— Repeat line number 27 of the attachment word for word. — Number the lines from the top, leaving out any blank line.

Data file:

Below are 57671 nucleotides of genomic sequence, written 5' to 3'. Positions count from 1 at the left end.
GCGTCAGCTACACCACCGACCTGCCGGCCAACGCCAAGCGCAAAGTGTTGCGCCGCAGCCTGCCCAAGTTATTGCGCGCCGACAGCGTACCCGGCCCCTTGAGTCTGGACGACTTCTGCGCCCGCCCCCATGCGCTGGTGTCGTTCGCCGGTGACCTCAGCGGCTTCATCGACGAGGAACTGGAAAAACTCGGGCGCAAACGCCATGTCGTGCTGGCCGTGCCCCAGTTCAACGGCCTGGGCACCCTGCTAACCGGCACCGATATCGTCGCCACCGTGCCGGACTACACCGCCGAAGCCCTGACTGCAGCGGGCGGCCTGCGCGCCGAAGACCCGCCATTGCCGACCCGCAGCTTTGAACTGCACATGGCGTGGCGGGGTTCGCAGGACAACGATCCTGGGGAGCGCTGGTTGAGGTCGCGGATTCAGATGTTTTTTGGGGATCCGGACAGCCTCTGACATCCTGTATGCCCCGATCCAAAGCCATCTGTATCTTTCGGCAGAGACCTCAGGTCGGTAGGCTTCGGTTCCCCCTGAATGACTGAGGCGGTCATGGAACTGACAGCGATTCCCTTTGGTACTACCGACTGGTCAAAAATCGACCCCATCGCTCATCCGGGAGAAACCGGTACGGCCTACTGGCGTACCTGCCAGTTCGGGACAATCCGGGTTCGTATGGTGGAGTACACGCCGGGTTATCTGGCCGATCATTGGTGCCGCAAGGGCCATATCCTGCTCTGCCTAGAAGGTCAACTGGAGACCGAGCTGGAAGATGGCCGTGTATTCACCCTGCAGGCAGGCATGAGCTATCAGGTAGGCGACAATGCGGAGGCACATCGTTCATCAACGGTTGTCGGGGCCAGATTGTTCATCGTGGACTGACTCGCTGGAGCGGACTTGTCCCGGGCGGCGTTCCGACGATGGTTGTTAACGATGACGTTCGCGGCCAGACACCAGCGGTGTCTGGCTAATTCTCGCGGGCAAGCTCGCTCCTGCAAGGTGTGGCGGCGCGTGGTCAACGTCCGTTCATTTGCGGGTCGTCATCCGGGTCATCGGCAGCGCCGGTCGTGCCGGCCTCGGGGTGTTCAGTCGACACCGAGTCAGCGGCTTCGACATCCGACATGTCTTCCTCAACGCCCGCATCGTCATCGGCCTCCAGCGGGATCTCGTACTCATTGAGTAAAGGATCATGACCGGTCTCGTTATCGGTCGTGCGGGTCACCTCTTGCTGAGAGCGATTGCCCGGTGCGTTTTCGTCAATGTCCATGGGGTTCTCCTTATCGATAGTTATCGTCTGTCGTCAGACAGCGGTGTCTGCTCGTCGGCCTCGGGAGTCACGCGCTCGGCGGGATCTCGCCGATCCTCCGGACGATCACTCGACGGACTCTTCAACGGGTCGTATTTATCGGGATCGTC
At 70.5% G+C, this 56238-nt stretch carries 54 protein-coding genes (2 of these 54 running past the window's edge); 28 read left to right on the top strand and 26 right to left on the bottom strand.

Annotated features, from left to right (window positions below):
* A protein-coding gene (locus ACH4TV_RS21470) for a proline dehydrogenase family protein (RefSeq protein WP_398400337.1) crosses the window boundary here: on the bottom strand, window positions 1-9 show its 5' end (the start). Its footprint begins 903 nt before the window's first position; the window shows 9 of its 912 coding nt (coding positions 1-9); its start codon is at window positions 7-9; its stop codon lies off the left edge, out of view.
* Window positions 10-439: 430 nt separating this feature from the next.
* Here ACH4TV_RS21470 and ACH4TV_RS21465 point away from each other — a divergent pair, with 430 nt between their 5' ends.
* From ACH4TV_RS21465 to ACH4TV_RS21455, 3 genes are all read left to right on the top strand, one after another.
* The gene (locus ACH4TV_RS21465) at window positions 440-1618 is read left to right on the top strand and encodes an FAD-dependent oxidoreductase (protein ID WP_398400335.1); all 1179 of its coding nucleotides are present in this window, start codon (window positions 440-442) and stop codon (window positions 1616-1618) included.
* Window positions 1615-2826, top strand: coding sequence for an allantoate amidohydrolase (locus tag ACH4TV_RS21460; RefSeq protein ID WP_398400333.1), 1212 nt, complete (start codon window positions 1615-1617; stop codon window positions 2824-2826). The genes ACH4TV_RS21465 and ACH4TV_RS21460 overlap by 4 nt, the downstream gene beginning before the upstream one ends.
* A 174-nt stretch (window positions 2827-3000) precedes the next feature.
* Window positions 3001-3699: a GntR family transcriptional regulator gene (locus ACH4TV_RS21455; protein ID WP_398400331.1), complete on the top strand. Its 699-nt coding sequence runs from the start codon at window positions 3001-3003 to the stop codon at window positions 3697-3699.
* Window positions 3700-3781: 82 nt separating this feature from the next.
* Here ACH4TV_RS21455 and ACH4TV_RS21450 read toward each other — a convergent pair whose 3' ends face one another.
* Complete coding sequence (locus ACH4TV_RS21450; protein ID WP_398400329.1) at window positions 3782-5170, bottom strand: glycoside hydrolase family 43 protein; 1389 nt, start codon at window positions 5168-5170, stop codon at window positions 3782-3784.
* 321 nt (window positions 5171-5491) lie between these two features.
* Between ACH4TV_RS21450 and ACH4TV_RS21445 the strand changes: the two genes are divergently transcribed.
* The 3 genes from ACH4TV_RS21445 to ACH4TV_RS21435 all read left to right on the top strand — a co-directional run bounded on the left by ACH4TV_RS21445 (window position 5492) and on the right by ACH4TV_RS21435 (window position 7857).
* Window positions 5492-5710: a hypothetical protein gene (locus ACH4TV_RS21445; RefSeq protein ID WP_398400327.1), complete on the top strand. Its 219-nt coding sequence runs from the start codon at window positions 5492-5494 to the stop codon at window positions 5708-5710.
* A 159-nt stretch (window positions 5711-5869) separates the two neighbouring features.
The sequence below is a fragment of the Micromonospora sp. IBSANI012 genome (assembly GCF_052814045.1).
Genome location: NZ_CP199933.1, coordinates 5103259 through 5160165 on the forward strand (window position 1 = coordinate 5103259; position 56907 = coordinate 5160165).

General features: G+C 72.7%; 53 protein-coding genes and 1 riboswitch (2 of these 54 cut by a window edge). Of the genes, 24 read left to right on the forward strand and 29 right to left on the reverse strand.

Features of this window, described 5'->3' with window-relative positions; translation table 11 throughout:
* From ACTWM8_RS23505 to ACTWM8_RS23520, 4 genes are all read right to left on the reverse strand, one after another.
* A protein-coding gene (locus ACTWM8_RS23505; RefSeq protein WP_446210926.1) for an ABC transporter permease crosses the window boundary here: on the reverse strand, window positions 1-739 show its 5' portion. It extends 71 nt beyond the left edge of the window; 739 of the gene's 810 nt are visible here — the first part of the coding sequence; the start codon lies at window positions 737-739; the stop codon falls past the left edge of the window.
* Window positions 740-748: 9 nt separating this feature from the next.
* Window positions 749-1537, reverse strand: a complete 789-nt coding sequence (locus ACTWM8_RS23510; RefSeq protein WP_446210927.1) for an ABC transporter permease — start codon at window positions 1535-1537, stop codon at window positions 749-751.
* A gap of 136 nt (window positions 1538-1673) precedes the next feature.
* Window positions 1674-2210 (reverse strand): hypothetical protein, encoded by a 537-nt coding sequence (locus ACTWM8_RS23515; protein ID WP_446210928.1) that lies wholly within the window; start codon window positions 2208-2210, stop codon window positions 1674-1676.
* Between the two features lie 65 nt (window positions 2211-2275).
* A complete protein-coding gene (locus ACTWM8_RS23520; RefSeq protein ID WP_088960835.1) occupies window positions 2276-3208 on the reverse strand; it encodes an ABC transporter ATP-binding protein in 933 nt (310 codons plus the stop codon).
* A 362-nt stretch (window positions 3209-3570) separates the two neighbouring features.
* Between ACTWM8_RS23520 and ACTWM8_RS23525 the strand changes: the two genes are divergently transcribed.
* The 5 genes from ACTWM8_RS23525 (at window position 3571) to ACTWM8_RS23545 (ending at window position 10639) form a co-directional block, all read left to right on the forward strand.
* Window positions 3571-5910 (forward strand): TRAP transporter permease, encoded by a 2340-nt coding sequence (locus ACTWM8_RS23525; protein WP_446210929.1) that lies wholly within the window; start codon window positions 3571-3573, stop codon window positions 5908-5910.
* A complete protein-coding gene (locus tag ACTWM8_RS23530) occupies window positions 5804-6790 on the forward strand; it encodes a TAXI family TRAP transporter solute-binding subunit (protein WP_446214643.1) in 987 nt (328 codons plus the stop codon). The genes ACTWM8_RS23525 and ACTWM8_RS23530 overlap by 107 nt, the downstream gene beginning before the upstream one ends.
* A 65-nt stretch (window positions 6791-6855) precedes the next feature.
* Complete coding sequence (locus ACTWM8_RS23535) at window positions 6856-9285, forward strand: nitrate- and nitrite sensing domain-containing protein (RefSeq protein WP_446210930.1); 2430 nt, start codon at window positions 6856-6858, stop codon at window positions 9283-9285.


* Window positions 740-748: 9 nt separating this feature from the next.